Salesforce CEO Benioff: Win 8 is 'the end of Windows'
Shocks world with cloudy future prediction
The official launch of Windows 8 is only a week away, but Salesforce.com CEO Marc Benioff won't be making the upgrade, and he doesn't think most enterprise CIOs will, either.
"Windows is irrelevant," Benioff said, speaking at a press Q&A session at Salesforce's Cloudforce event in New York on Friday.
Benioff explained that the rise of cloud computing and the bring your own device (BYOD) model means CIOs have more choices today than they did even 36 months ago, and that as a result, Windows 8 won't be considered a mandatory upgrade the way previous versions of Windows were.
"The common phrase was, 'the Windows 7 upgrade cycle,'" Benioff said. "You're not going to hear about 'the Windows 8 upgrade cycle.' I think it's the end of Windows."
According to the Salesforce CEO, Windows is no longer a critical part of the computing environment because PCs themselves are becoming obsolete. Instead, he said, customers are increasingly using smartphones and tablets as their primary computing devices, and that trend will only continue as the wireless networking technology improves.
"I think this next generation of wireless networking with LTE is going to really disintermediate the need for WANs and LANs," Benioff said. "My LTE in San Francisco is fantastic. I don't even put on Wi-Fi. I don't need it."
Benioff said that as customers switch to mobile devices for their personal use, they will put increasing pressure on CIOs to allow them to use the same devices in the workplace. As a result, CIOs will have to choose whether to invest in another Windows upgrade or to explore other models, he said, adding, "They did not have that choice with Windows 7."
"I don't think that that's a big, aggressive statement against Microsoft, by the way," the Salesforce CEO explained. "I just think that it's the reality of today's computing environment."
Of course, he would. Salesforce.com is one of the leading software-as-a-service (SaaS) and cloud computing vendors, and at the company's Dreamforce 2012 conference in September it introduced both a new mobile sales application and its Salesforce Touch development platform for mobile apps.
Microsoft, on the other hand, has been touting its latest operating systems as being designed to run across a variety of devices in a wide range of form factors. Windows 8's cut-down baby brother, Windows RT, runs on devices based on the ARM CPU architecture, variants of which power most of today's smartphones and tablets.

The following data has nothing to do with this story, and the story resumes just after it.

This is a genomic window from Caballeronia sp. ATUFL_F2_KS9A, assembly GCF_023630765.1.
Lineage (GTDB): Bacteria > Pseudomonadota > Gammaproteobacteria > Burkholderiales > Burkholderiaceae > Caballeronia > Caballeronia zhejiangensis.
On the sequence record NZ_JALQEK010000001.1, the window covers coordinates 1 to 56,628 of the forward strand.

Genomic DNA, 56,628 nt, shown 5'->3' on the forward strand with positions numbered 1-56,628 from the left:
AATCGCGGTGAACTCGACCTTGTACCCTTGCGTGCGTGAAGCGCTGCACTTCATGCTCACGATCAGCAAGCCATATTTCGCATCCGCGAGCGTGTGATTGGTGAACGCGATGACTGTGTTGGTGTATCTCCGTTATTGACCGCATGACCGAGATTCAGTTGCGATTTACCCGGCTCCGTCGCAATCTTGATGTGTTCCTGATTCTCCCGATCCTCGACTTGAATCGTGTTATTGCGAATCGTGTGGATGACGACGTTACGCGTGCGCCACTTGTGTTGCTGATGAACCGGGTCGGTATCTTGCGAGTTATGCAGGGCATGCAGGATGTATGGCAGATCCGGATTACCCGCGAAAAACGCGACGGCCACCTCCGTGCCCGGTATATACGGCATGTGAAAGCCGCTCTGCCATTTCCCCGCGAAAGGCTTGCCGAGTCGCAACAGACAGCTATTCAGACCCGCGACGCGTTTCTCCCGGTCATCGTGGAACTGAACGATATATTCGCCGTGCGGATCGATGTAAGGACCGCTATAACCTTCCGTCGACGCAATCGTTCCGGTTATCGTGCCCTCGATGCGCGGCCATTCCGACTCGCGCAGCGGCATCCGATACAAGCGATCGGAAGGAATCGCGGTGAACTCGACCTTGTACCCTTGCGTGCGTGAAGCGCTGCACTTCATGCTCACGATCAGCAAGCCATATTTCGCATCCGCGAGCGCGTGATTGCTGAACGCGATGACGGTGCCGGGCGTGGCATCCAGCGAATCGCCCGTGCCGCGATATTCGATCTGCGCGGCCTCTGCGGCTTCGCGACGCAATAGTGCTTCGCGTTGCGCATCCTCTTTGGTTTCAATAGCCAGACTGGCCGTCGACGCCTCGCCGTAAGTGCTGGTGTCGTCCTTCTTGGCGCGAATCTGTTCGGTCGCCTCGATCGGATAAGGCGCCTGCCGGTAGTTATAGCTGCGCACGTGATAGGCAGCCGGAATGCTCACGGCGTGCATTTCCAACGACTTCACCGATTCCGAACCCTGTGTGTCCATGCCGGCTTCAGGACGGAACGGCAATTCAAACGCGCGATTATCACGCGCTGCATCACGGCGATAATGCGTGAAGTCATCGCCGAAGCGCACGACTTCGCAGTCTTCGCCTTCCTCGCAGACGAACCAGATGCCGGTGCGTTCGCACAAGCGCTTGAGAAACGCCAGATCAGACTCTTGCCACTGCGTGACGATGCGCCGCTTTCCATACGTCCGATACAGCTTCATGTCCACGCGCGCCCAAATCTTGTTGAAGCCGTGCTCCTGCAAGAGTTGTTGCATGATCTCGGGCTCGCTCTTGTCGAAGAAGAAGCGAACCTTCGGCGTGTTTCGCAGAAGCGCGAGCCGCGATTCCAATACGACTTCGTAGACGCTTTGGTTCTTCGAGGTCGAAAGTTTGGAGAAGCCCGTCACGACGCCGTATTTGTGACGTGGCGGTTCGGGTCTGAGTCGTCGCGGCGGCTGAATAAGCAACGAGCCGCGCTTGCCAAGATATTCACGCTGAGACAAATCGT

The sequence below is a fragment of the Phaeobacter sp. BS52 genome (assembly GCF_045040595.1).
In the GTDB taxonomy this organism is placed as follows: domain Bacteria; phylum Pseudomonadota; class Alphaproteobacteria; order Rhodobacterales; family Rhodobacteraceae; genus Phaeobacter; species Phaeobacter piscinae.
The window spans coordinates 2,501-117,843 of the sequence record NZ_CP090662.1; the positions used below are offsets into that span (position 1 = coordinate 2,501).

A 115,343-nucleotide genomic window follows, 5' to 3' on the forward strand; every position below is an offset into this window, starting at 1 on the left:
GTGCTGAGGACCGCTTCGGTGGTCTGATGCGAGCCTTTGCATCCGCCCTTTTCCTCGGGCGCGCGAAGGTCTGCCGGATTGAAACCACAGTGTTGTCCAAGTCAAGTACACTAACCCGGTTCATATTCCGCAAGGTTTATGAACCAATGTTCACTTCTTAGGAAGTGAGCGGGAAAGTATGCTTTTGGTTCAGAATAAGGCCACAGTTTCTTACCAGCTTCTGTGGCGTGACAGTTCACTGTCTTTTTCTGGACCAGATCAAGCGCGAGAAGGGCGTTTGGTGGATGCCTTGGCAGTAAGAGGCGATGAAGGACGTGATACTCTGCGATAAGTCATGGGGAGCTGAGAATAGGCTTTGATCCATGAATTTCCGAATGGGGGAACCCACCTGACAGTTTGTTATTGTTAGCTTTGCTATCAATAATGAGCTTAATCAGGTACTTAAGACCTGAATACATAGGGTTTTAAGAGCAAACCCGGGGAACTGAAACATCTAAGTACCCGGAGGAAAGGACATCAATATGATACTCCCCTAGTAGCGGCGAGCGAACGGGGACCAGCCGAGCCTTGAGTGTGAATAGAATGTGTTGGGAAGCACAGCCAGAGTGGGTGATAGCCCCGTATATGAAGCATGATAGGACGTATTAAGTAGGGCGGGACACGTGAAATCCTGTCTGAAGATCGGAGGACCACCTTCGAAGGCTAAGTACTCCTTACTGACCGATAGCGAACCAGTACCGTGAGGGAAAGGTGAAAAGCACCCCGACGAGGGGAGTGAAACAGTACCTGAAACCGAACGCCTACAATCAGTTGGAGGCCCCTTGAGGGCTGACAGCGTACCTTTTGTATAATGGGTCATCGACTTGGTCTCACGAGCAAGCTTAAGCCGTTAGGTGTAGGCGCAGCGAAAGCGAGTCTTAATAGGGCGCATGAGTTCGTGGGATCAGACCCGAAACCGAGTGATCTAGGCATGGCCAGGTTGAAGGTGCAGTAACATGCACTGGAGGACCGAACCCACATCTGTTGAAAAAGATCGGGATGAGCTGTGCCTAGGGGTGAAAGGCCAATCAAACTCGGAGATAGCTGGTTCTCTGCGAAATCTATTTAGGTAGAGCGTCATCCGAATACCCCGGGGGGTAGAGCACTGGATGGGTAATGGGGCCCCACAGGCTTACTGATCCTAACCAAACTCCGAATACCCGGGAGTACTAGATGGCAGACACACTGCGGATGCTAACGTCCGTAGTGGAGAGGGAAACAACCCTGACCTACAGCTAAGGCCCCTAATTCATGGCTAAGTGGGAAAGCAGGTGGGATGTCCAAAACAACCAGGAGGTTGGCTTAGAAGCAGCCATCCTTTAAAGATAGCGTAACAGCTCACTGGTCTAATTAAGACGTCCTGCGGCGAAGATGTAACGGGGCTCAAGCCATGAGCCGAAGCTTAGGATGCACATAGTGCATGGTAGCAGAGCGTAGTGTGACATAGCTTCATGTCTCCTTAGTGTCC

As for Benioff, he concluded his comments by admitting that although he believes Windows is doomed, just maybe its demise wouldn't happen all at once, and not on October 26.
"We're not completely there," he said. "That isn't reality. Everything is not heterogeneous client and everything is not LTE and everything is not cloud, but I think that's where we're going.
"And I don't know how long it's going to take to get there – it's going to take more visionary people than me to tell you when exactly that's going to happen – but we're on a train and we're not getting off of it. It's an exciting train, and we're going to this great new place in our industry. That's the real excitement of what's happening." ®
For someone who lives in a big city
Oh the privilege he has, HIS LTE is so good that he doesn't bother with wireless.
He fails to see one thing, not all of us have decent Internet coverage, not all of us have LTE and not all of us live somewhere with good mobile coverage, let alone wireless coverage that can be readily accessed.
Maybe he is not as clever as he thinks he is.
Full of hot air, no wonder there are so many clouds.
Obviously has no idea how windows upgrades work. You miss out every other release. Is there one person in the world who thought Vista was a "mandatory" upgrade?
This guy is a bit clueless. Then again... he is a salesman. He creates nothing. He just makes money off other people's products. He can do his "work" with a tablet. Well... whoopdeedoo. CIOs have many choices today which is a good thing. And they can select the appropriate hardware and software to best do the job required.
Is he seriously suggesting that people will go to work, then do all their work for the whole day, sat at their desk... on a smartphone?